Door between garage and outdoors.

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On 5/20/2012 11:57 AM, -MIKE- wrote:

Ours have multiple panes. An intruder would have to break several panes and the muntins. If I'm not there........I'm insured. If I *am* there, by the time the intruder gained access I would have my 40 S&W ready to discourage further intrusion. And......Texas has the Castle Doctrine.
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On 5/20/12 2:22 PM, Max wrote:

I read that... I took a tangent. :-)
--

-MIKE-

"Playing is not something I do at night, it's my function in life"
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says...

If you have glass doors a deadbolt isn't going to stop anybody. They'll just bust out the glass and walk through.
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On 5/22/2012 11:18 AM, J. Clarke wrote:

It makes a big difference when filing the claim. With the broken door that is no questioning the "breaking" and entering.
Yes it will damage your house but do you leave your doors unlocked.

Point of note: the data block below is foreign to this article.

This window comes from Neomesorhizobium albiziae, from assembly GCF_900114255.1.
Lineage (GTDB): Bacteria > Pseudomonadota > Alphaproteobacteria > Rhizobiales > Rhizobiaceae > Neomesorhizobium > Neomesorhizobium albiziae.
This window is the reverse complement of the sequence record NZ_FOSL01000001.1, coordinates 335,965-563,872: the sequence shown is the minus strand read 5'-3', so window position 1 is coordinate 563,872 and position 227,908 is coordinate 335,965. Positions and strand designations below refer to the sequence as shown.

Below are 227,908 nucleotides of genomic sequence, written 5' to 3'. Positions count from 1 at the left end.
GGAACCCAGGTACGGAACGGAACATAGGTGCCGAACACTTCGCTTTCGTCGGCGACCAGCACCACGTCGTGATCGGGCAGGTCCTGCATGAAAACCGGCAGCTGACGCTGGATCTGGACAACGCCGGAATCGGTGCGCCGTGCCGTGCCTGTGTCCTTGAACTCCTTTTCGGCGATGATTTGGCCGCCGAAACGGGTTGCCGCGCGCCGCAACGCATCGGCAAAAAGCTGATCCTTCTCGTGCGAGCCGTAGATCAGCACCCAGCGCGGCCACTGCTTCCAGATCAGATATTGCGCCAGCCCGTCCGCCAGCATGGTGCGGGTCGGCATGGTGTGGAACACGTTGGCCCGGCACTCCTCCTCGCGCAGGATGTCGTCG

Of course I am the type that when I had my convertible and parked it with the top down, would lock the doors.
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"Max" wrote in message

Are you serious? =============================================================================Yes, I am as I don't have any burglar friendly exterior doors.
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*snip&trim*
The shims are installed between the door frame and studs to allow the door to be properly aligned (level and true) and to maintain that alignment. They're hidden under the trim.
A shim can also be installed under the strike plate to raise it, but usually when someone is talking about door shims it's the material between door frame and studs.
Puckdropper
--
Make it to fit, don't make it fit.

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Puckdropper wrote:

Puck, Thank you for the explanation. The trim is already off (you may recall that I'm "remodeling"), and there are no shims. I actually tried putting things in there to make the door stay closed in the winter. Two fingers works for instance. However, I looked closely today, and the door fits the frame perfectly now. It was probably hung in May, 1972. Seriously. : )
Bill

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It sounds like your jamb is bowing outward in the winter, so you'll need something to support the jamb and keep it from moving. Shims from the hardware store, installed properly, should fix that problem.
I've got a basement door that does the same thing, I'm going to have to see if my suggestion works there as well... Another thing on the todo list.
Puckdropper
--
Make it to fit, don't make it fit.

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On Sat, 19 May 2012 07:57:43 -0400, "Mike Marlow"

now.
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